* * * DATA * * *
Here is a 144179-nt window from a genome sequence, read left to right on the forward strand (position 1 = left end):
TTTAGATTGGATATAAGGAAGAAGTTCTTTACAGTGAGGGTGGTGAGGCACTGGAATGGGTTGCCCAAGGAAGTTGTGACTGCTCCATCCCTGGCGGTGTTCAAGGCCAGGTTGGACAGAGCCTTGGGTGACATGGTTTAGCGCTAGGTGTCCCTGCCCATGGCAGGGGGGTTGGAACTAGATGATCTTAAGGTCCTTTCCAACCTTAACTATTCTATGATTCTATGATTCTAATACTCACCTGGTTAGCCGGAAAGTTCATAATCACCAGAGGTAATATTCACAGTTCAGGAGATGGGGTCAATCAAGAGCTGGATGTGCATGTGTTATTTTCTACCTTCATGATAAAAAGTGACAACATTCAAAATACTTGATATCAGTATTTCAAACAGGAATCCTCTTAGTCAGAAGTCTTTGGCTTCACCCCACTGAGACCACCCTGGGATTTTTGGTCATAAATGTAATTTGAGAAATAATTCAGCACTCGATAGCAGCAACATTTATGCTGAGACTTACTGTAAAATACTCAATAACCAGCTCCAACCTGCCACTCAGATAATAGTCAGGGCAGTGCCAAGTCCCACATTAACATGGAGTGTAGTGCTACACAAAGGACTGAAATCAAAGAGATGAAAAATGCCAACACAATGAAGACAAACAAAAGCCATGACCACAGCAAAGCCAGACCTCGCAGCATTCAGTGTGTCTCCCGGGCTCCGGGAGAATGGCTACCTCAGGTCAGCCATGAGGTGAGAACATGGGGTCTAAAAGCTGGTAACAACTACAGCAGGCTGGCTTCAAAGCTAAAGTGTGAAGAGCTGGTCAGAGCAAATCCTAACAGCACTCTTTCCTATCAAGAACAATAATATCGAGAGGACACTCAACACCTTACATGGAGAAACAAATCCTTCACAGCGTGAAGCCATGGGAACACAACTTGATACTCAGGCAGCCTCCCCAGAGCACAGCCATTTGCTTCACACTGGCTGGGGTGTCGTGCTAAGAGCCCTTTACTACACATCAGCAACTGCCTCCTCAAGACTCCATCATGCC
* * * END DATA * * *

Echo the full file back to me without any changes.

Here is a 144179-nt window from a genome sequence, read left to right on the forward strand (position 1 = left end):
TTTAGATTGGATATAAGGAAGAAGTTCTTTACAGTGAGGGTGGTGAGGCACTGGAATGGGTTGCCCAAGGAAGTTGTGACTGCTCCATCCCTGGCGGTGTTCAAGGCCAGGTTGGACAGAGCCTTGGGTGACATGGTTTAGCGCTAGGTGTCCCTGCCCATGGCAGGGGGGTTGGAACTAGATGATCTTAAGGTCCTTTCCAACCTTAACTATTCTATGATTCTATGATTCTAATACTCACCTGGTTAGCCGGAAAGTTCATAATCACCAGAGGTAATATTCACAGTTCAGGAGATGGGGTCAATCAAGAGCTGGATGTGCATGTGTTATTTTCTACCTTCATGATAAAAAGTGACAACATTCAAAATACTTGATATCAGTATTTCAAACAGGAATCCTCTTAGTCAGAAGTCTTTGGCTTCACCCCACTGAGACCACCCTGGGATTTTTGGTCATAAATGTAATTTGAGAAATAATTCAGCACTCGATAGCAGCAACATTTATGCTGAGACTTACTGTAAAATACTCAATAACCAGCTCCAACCTGCCACTCAGATAATAGTCAGGGCAGTGCCAAGTCCCACATTAACATGGAGTGTAGTGCTACACAAAGGACTGAAATCAAAGAGATGAAAAATGCCAACACAATGAAGACAAACAAAAGCCATGACCACAGCAAAGCCAGACCTCGCAGCATTCAGTGTGTCTCCCGGGCTCCGGGAGAATGGCTACCTCAGGTCAGCCATGAGGTGAGAACATGGGGTCTAAAAGCTGGTAACAACTACAGCAGGCTGGCTTCAAAGCTAAAGTGTGAAGAGCTGGTCAGAGCAAATCCTAACAGCACTCTTTCCTATCAAGAACAATAATATCGAGAGGACACTCAACACCTTACATGGAGAAACAAATCCTTCACAGCGTGAAGCCATGGGAACACAACTTGATACTCAGGCAGCCTCCCCAGAGCACAGCCATTTGCTTCACACTGGCTGGGGTGTCGTGCTAAGAGCCCTTTACTACACATCAGCAACTGCCTCCTCAAGACTCCATCATGCC